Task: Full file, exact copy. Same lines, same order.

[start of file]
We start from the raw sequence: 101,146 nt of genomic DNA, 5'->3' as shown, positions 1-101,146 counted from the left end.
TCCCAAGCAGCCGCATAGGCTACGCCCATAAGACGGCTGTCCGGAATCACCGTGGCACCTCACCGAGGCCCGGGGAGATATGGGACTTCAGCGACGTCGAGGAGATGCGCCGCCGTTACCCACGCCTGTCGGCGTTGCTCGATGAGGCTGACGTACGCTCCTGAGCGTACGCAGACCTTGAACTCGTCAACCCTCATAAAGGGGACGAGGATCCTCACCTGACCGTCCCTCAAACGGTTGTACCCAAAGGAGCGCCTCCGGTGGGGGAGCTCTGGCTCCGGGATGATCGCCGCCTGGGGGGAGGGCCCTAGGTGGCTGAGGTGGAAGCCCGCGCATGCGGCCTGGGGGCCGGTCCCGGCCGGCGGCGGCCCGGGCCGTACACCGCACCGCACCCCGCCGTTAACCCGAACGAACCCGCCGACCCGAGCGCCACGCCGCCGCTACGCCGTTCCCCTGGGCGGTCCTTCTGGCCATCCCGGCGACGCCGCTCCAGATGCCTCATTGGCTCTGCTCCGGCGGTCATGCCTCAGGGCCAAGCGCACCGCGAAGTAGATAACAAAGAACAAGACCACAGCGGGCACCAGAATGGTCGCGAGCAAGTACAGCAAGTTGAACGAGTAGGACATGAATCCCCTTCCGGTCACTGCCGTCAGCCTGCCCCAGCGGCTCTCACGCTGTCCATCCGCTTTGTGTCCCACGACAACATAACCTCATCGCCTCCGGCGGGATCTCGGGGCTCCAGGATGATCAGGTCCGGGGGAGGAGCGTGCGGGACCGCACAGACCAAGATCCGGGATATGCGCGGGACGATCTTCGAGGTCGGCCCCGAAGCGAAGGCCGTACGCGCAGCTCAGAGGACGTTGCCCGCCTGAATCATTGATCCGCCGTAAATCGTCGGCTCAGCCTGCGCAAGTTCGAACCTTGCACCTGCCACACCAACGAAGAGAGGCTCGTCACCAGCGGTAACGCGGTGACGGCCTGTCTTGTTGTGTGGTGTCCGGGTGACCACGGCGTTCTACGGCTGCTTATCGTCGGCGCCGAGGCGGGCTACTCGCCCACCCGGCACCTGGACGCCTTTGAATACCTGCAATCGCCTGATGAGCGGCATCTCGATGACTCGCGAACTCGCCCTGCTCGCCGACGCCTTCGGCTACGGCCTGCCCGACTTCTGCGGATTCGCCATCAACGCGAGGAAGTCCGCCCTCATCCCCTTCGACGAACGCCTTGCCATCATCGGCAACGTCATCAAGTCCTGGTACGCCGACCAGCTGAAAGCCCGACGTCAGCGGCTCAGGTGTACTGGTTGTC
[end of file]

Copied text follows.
We start from the raw sequence: 101,146 nt of genomic DNA, 5'->3' as shown, positions 1-101,146 counted from the left end.
TCCCAAGCAGCCGCATAGGCTACGCCCATAAGACGGCTGTCCGGAATCACCGTGGCACCTCACCGAGGCCCGGGGAGATATGGGACTTCAGCGACGTCGAGGAGATGCGCCGCCGTTACCCACGCCTGTCGGCGTTGCTCGATGAGGCTGACGTACGCTCCTGAGCGTACGCAGACCTTGAACTCGTCAACCCTCATAAAGGGGACGAGGATCCTCACCTGACCGTCCCTCAAACGGTTGTACCCAAAGGAGCGCCTCCGGTGGGGGAGCTCTGGCTCCGGGATGATCGCCGCCTGGGGGGAGGGCCCTAGGTGGCTGAGGTGGAAGCCCGCGCATGCGGCCTGGGGGCCGGTCCCGGCCGGCGGCGGCCCGGGCCGTACACCGCACCGCACCCCGCCGTTAACCCGAACGAACCCGCCGACCCGAGCGCCACGCCGCCGCTACGCCGTTCCCCTGGGCGGTCCTTCTGGCCATCCCGGCGACGCCGCTCCAGATGCCTCATTGGCTCTGCTCCGGCGGTCATGCCTCAGGGCCAAGCGCACCGCGAAGTAGATAACAAAGAACAAGACCACAGCGGGCACCAGAATGGTCGCGAGCAAGTACAGCAAGTTGAACGAGTAGGACATGAATCCCCTTCCGGTCACTGCCGTCAGCCTGCCCCAGCGGCTCTCACGCTGTCCATCCGCTTTGTGTCCCACGACAACATAACCTCATCGCCTCCGGCGGGATCTCGGGGCTCCAGGATGATCAGGTCCGGGGGAGGAGCGTGCGGGACCGCACAGACCAAGATCCGGGATATGCGCGGGACGATCTTCGAGGTCGGCCCCGAAGCGAAGGCCGTACGCGCAGCTCAGAGGACGTTGCCCGCCTGAATCATTGATCCGCCGTAAATCGTCGGCTCAGCCTGCGCAAGTTCGAACCTTGCACCTGCCACACCAACGAAGAGAGGCTCGTCACCAGCGGTAACGCGGTGACGGCCTGTCTTGTTGTGTGGTGTCCGGGTGACCACGGCGTTCTACGGCTGCTTATCGTCGGCGCCGAGGCGGGCTACTCGCCCACCCGGCACCTGGACGCCTTTGAATACCTGCAATCGCCTGATGAGCGGCATCTCGATGACTCGCGAACTCGCCCTGCTCGCCGACGCCTTCGGCTACGGCCTGCCCGACTTCTGCGGATTCGCCATCAACGCGAGGAAGTCCGCCCTCATCCCCTTCGACGAACGCCTTGCCATCATCGGCAACGTCATCAAGTCCTGGTACGCCGACCAGCTGAAAGCCCGACGTCAGCGGCTCAGGTGTACTGGTTGTC